What to Know
- Cyclosporiasis is an intestinal illness causes by a microscopic parasite, cyclospora.
- People can become infected by consuming contaminated food or water.
- The illness has sickened 132 people across 11 states, according to the Centers for Disease Control and Prevention.
Fresh basil imported from a company in Mexico potentially caused an outbreak of intestinal illness in the D.C. area, the Food and Drug Administration announced Thursday.
Investigators are still looking to see if there is another source for the increase in confirmed cases of cyclosporiasis.
The illness has sickened 132 people across 11 states, according to the Centers for Disease Control and Prevention.
Of the 42 reports of cyclosporiasis infections in Maryland this year, 37 have come in the past two weeks, the Maryland Department of Health said Thursday.
In Virginia, 39 cases of cyclosporiasis have been confirmed since May 1. The average for the same time span from 2014 to 2018 was nine cases.
The D.C. Department of Health confirmed Friday 14 cases of the illness this year compared to eight cases in all of 2018.
Health officials are investigating the cafeterias at the Capital One Building and the Valo Park Building in McLean and a CarMax in Richmond.
So far, the outbreak has resulted in only four hospitalizations and no deaths.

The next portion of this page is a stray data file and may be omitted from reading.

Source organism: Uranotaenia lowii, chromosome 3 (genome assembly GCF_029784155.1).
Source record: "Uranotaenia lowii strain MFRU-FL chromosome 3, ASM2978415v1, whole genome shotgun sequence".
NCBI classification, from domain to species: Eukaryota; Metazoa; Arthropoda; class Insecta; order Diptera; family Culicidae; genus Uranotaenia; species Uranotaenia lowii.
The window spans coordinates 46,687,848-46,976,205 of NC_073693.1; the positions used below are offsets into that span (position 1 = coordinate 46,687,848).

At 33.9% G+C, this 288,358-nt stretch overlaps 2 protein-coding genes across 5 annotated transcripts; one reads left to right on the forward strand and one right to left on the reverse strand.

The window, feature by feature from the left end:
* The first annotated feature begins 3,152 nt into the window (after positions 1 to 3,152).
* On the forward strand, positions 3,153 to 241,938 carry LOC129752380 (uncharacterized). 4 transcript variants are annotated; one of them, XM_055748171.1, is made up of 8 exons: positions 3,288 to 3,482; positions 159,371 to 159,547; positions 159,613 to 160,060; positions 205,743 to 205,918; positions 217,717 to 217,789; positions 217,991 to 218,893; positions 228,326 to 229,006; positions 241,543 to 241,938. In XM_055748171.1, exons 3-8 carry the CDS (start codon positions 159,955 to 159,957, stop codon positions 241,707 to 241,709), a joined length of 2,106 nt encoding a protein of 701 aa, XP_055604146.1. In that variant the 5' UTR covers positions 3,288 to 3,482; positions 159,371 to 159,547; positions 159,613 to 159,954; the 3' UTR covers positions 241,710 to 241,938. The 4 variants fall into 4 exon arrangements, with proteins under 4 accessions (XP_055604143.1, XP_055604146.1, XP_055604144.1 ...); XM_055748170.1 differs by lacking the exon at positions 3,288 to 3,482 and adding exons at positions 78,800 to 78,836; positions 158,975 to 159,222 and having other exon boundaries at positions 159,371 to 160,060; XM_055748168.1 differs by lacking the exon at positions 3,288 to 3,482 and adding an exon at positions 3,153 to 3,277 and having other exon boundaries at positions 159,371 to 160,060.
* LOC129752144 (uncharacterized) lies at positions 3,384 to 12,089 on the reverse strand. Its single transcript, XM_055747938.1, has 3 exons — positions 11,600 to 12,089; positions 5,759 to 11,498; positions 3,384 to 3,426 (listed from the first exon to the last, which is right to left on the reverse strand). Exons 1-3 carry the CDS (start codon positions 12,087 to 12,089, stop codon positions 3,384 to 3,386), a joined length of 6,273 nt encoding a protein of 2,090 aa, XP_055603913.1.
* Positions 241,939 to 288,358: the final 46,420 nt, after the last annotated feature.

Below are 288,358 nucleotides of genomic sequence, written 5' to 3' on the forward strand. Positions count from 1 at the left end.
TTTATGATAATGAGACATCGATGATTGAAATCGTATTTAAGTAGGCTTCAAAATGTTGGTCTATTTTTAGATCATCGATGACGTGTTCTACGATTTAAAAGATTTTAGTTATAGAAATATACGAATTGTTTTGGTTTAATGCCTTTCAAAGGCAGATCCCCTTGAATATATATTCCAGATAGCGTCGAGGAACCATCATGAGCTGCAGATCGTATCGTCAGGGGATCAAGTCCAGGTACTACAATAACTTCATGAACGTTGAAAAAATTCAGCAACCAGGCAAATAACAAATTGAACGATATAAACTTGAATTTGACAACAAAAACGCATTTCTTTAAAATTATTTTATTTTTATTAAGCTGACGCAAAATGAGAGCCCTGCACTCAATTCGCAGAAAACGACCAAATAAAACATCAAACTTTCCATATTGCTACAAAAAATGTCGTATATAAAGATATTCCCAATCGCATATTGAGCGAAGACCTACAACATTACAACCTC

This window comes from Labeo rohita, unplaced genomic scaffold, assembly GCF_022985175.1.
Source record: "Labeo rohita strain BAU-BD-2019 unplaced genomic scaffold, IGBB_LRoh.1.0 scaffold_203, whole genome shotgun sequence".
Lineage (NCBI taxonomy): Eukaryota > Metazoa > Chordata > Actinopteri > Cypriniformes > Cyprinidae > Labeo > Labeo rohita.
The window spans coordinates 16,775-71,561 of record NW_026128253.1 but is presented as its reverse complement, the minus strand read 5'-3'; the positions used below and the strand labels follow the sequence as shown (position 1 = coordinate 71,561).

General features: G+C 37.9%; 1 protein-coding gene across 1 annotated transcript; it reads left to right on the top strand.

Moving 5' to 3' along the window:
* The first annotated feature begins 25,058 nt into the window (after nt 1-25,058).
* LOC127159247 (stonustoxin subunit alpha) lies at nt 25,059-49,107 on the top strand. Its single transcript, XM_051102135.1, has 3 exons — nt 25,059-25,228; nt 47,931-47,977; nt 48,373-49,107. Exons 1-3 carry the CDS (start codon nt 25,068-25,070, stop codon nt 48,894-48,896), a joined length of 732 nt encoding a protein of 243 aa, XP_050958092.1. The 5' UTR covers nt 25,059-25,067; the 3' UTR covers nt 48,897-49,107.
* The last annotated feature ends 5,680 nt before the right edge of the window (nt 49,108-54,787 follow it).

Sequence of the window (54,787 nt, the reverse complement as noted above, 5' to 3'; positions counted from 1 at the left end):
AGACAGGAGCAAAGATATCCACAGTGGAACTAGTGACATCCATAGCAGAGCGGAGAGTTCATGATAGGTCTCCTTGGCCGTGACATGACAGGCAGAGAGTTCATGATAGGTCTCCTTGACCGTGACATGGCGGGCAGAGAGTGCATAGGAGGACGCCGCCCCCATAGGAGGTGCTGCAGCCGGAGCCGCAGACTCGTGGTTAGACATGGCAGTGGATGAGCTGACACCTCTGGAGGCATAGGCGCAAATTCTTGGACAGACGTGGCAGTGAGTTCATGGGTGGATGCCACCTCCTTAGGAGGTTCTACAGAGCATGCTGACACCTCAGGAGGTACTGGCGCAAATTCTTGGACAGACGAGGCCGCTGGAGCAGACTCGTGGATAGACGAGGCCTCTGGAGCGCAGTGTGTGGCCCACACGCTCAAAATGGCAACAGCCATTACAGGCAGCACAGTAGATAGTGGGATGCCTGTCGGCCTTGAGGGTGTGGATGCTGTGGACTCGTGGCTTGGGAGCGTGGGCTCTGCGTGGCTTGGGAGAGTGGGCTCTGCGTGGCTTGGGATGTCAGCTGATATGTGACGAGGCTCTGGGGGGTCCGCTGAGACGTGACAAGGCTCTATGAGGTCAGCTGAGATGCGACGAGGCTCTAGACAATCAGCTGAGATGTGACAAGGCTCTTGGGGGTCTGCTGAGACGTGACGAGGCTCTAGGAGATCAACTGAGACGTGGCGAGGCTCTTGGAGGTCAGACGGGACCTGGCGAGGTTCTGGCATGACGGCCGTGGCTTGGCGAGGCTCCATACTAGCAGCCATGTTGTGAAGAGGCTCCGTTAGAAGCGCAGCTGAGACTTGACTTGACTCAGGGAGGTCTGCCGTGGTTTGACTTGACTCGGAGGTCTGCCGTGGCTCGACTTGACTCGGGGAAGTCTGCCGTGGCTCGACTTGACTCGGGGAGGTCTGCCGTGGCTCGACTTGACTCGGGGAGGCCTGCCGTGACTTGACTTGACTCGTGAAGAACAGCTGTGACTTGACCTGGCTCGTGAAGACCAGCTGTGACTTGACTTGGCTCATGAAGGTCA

Cyclosporiasis is an intestinal illness causes by a microscopic parasite, cyclospora.
"Cyclospora is transmitted by fresh produce that is infected with fecal material," Fairfax County Health Department Division of Epidemiology and Population Health Director Dr. Benjamin Schwartz said. "Generally, it's in imported produce."
People can become infected by consuming contaminated food or water.
"The illness generally occurs between one and two weeks after eating something contaminated with the parasite cyclospora," Schwartz said.
At first, it may seem like a commong stomach bug.
"The diarrhea may last a month or even longer and may be what we call relapsing and remitting,” Schwartz said. "In other words, it becomes a little bit better then gets worse again."
Anyone experiencing symptoms should reach out to their doctor for testing, said Dr. Benjamin Gonzalez of Atlantis Medical Wellness Center in Silver Spring.
"If you treat it early, you see your doctor early, then the infection will go away and you're safe; you’re very safe," he said.
Wash all fruits and vegetables thoroughly under running water before eating, cutting or cooking them to prevent cyclosporiasis, the Virginia Department of Health said in a statement. "Prewashed" fruits don't need to be washed again at home, but firm fruits and vegetables like melons and cucumbers should be scrubbed with a clean produce brush.
Washing hands, cutting away damaged or bruised areas on fruits and vegetables, and refrigerating cut, peeled or cooked produce as soon as possible also will help prevent the disease.